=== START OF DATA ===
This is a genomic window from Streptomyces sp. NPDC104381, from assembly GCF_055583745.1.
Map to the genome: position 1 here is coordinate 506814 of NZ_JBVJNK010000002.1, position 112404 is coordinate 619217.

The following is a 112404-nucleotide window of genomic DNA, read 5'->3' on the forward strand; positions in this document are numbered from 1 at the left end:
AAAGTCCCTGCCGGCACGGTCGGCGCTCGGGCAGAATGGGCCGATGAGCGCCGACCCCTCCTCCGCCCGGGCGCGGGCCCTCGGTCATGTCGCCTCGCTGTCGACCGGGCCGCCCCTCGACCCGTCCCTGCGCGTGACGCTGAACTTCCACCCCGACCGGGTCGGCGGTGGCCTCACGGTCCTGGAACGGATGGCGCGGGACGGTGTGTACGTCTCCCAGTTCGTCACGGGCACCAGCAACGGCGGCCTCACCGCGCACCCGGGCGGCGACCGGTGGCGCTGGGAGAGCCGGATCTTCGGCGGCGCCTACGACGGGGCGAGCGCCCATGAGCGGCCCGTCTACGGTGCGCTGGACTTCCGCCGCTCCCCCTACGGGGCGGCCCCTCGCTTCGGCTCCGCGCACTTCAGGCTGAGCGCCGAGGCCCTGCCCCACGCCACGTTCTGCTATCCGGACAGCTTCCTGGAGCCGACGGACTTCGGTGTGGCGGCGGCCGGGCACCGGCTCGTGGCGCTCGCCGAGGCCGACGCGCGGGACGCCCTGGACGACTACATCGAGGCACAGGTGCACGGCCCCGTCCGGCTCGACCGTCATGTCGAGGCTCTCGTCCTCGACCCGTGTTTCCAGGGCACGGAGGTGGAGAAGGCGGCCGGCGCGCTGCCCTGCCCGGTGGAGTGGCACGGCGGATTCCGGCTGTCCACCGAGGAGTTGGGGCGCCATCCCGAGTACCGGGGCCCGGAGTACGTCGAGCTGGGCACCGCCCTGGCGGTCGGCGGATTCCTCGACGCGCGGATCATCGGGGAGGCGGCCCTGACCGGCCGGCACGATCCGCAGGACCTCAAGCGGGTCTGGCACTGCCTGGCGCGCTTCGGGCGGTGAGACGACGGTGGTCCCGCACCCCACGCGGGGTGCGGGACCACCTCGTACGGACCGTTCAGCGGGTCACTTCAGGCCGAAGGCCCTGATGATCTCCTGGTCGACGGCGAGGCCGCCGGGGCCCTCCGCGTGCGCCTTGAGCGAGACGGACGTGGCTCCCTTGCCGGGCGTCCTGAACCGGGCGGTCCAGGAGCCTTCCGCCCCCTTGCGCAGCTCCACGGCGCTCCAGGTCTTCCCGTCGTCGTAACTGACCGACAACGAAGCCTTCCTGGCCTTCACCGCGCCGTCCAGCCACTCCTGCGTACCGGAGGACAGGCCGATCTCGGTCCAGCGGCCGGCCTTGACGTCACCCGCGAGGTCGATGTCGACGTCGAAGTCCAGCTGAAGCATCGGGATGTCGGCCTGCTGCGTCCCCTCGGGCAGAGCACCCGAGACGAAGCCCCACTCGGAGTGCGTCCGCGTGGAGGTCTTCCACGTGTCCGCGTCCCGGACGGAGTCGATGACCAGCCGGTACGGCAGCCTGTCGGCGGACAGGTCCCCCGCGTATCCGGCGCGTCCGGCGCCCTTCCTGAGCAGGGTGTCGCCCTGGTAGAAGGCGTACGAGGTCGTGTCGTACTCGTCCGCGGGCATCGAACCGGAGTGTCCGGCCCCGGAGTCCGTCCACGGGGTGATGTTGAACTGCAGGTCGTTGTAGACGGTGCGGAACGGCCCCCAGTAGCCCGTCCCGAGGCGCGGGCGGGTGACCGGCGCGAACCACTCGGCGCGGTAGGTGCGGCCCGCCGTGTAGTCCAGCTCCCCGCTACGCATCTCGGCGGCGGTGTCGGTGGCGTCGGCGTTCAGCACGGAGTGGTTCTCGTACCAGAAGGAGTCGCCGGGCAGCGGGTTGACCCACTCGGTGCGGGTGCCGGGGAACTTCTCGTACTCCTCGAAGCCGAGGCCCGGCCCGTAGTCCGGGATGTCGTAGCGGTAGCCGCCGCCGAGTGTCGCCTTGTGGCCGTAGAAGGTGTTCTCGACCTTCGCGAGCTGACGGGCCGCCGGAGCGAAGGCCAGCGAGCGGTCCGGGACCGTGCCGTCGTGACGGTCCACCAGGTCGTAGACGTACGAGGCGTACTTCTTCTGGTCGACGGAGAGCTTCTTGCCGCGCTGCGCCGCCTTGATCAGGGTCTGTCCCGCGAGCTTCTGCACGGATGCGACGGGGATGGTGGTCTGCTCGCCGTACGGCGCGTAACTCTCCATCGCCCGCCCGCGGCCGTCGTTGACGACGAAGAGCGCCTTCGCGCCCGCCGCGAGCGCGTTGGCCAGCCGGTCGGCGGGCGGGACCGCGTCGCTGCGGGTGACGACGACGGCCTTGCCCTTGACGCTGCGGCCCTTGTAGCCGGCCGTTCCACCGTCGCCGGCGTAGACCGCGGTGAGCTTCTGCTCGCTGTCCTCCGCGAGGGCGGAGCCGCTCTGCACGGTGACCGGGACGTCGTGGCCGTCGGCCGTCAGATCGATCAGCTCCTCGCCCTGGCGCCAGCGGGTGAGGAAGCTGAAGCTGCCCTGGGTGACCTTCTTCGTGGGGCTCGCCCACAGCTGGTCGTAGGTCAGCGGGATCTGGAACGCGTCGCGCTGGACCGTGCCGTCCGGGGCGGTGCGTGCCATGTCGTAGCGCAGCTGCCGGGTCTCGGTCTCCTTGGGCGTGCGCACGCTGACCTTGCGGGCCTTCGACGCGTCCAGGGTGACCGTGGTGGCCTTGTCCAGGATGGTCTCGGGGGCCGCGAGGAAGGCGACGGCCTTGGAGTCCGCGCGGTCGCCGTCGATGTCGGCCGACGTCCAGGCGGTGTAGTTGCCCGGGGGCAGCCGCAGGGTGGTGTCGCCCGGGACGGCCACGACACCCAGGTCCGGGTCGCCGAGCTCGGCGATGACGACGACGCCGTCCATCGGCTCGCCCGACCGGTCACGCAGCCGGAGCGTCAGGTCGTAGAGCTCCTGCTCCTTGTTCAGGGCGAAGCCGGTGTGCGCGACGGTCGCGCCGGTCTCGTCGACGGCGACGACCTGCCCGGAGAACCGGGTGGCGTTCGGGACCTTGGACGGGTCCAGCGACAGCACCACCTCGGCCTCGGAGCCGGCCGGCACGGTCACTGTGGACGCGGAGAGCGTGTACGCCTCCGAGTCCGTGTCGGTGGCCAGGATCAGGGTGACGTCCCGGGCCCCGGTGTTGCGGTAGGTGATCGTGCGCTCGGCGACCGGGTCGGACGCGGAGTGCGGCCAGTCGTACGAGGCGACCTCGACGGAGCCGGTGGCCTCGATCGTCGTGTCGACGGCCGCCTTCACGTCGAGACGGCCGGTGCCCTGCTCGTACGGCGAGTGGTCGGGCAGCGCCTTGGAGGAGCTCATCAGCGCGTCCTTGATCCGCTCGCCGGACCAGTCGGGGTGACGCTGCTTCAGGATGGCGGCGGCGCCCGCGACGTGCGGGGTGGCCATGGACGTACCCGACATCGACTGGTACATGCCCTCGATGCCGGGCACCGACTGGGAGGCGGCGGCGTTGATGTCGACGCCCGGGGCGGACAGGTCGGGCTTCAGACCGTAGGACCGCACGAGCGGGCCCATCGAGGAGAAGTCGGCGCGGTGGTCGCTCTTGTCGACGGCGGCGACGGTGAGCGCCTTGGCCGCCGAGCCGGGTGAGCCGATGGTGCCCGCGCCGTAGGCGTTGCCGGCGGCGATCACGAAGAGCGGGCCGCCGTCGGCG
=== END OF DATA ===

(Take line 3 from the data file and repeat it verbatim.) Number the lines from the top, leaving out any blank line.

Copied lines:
The following is a 112404-nucleotide window of genomic DNA, read 5'->3' on the forward strand; positions in this document are numbered from 1 at the left end: